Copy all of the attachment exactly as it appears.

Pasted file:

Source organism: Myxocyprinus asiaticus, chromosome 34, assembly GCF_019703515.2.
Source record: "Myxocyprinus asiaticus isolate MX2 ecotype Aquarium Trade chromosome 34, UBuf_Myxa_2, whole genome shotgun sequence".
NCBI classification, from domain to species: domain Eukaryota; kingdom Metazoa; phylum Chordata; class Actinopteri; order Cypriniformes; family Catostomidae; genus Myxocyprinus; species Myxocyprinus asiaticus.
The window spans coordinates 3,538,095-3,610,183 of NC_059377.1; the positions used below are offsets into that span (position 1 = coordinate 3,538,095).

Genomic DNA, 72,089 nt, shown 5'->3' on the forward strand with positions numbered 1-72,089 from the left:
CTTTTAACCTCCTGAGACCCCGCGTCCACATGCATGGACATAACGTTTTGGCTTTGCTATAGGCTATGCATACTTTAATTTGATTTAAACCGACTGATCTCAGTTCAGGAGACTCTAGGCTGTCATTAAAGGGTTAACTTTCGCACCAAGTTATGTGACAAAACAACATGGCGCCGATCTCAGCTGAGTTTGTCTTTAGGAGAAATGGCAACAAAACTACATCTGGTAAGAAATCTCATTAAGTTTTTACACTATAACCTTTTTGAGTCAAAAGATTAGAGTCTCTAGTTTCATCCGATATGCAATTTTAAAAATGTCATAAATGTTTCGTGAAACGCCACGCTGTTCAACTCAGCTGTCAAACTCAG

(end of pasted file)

Source organism: Myxocyprinus asiaticus, chromosome 34, assembly GCF_019703515.2.
Source record: "Myxocyprinus asiaticus isolate MX2 ecotype Aquarium Trade chromosome 34, UBuf_Myxa_2, whole genome shotgun sequence".
NCBI classification, from domain to species: domain Eukaryota; kingdom Metazoa; phylum Chordata; class Actinopteri; order Cypriniformes; family Catostomidae; genus Myxocyprinus; species Myxocyprinus asiaticus.
The window spans coordinates 3,538,095-3,610,183 of NC_059377.1; the positions used below are offsets into that span (position 1 = coordinate 3,538,095).

Genomic DNA, 72,089 nt, shown 5'->3' on the forward strand with positions numbered 1-72,089 from the left:
CTTTTAACCTCCTGAGACCCCGCGTCCACATGCATGGACATAACGTTTTGGCTTTGCTATAGGCTATGCATACTTTAATTTGATTTAAACCGACTGATCTCAGTTCAGGAGACTCTAGGCTGTCATTAAAGGGTTAACTTTCGCACCAAGTTATGTGACAAAACAACATGGCGCCGATCTCAGCTGAGTTTGTCTTTAGGAGAAATGGCAACAAAACTACATCTGGTAAGAAATCTCATTAAGTTTTTACACTATAACCTTTTTGAGTCAAAAGATTAGAGTCTCTAGTTTCATCCGATATGCAATTTTAAAAATGTCATAAATGTTTCGTGAAACGCCACGCTGTTCAACTCAGCTGTCAAACTCAG